I also remember thinking "He's laying on the horn - awesome!" as I was bolting through his high-beams, and wondering, shortly thereafter - what he thought of the teenager fully decked out in fly-fishing paraphernalia - rod in hand - exploding out of the blackness, flailing across the road, and diving into the drainage ditch on the other side. Whatever it was, he didn't bother stopping to tell me.
 

Krusty

Active Member
#64
Serious question: how do you know this? That's not meant to be a hostile question - I'm just curious since all I know comes from news reports and an a bit of a scare I had in the woods ~20 years ago.

As far as the reports go, it sure seems like there's enough full grown men showing up in the attack-stories to suggest that they will and have attacked full-grown men, and the size/speed/strength of the prey that they take down suggests that they have a pretty good innate capacity to make "kill-or-leave-alone" calculations on the fly.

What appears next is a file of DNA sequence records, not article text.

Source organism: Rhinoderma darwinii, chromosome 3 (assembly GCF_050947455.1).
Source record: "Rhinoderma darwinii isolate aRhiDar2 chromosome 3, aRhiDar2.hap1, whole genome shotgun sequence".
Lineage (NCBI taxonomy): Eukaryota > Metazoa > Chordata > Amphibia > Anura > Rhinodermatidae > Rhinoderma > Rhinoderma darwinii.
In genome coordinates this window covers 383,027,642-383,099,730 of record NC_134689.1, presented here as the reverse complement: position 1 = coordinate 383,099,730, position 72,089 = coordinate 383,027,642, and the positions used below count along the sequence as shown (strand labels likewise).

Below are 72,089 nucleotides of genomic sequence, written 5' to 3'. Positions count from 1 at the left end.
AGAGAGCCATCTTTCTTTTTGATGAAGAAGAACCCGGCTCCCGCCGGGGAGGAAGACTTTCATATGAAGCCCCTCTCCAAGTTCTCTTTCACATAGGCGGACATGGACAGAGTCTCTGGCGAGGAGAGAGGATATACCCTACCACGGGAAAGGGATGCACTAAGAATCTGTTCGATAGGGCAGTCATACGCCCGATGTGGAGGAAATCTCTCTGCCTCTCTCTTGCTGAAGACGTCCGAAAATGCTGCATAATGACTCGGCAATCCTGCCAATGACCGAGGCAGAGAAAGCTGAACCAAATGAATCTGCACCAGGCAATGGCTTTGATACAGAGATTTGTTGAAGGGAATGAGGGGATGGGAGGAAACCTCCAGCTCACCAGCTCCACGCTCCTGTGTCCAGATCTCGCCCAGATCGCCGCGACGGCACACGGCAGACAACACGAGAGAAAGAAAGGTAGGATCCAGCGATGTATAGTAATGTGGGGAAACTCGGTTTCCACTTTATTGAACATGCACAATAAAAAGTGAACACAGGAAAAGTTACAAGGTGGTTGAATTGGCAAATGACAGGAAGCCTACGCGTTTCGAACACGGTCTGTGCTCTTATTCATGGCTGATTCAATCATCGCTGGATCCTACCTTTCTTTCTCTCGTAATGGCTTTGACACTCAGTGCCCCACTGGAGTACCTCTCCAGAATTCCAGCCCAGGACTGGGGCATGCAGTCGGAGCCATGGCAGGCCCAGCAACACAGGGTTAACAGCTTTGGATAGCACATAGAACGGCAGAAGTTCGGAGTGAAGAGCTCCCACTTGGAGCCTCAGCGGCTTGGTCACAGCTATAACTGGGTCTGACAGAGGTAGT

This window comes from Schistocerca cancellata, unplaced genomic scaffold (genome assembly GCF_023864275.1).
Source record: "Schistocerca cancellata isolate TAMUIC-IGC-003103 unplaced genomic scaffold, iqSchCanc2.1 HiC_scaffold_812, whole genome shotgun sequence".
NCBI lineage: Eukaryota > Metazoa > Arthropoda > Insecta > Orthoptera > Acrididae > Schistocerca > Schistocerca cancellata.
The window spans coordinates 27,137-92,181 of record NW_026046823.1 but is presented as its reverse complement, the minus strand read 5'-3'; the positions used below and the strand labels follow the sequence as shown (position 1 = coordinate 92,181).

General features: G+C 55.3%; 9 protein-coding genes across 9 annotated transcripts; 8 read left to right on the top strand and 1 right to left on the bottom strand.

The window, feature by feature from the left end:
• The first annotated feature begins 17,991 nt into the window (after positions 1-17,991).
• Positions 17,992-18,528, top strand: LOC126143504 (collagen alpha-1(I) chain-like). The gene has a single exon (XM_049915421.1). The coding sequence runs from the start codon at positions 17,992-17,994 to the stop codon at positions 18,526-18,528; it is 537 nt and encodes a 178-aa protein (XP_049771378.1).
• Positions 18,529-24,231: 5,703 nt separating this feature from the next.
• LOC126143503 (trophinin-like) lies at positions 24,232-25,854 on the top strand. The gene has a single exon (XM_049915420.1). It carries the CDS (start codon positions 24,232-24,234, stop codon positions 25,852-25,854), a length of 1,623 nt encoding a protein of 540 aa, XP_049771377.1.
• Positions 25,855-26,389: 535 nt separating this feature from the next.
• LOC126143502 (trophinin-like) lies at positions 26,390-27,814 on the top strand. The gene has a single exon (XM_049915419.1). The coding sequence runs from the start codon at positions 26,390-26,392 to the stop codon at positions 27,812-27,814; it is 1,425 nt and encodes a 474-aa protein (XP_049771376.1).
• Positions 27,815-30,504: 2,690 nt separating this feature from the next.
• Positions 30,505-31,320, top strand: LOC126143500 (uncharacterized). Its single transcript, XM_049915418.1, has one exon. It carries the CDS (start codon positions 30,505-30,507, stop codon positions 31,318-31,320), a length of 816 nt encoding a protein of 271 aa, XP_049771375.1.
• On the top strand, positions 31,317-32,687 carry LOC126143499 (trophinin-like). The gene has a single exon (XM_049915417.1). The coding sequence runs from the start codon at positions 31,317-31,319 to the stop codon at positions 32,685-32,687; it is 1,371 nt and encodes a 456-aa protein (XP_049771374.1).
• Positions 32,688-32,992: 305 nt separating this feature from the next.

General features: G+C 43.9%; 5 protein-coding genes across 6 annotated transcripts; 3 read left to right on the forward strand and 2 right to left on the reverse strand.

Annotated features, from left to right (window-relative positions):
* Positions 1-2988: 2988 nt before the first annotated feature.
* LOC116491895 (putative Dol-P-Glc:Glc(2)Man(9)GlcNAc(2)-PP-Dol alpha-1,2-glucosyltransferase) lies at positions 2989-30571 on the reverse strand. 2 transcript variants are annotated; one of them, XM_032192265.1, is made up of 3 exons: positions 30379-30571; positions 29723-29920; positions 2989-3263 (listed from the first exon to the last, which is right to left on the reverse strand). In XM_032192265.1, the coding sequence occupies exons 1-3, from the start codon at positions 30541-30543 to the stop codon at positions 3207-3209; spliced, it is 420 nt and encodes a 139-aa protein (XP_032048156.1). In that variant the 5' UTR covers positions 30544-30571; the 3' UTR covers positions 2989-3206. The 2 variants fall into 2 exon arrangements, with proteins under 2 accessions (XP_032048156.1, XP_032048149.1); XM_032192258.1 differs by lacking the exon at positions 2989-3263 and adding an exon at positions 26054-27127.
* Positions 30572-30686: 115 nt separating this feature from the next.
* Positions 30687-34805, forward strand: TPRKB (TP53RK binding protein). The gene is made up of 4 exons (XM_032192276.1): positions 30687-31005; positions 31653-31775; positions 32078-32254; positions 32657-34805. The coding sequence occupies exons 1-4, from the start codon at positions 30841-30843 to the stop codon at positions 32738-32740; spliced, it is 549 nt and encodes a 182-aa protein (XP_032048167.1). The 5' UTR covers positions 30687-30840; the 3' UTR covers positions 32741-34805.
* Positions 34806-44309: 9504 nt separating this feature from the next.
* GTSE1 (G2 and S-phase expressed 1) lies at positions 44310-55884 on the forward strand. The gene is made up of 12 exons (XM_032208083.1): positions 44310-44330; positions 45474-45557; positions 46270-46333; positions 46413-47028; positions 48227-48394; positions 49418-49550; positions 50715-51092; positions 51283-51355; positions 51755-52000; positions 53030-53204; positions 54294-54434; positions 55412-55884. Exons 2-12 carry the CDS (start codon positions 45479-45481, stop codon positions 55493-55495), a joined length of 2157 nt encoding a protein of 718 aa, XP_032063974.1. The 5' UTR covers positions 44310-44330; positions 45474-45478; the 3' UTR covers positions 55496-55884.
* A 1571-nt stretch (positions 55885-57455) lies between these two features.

In my own case, I had an absolutely horrifying experience where I felt like I was being followed while walking alone through the woods in Southern Oregon under a full moon...which eventually turned into an "I'm absolutely being followed....and it's something methodical and relentless that seems to pause whenever I turn around..and whatever bit of the animal I saw creeping under the bush a ways back, illuminated by that shard of moonlight that passed through the canopy sure looked like the forearm and shoulder of a huge-ass tan housecat...."

Thankfully I never actually got a good look at it since this all went down within about 100 feet of a road, and started backing up the trail when I heard a logging-truck coming, then made a break for it and hauled ass across the road when I figured I'd be able make it within a whisker of being killed by the truck, but whatever was following me would be reluctant to follow. In hindsight, the odds of getting "eaten" by the grill on the truck were several orders of magnitude higher than whatever was back in the woods, but I was way past responding to anything but instinct and reflexes at that point.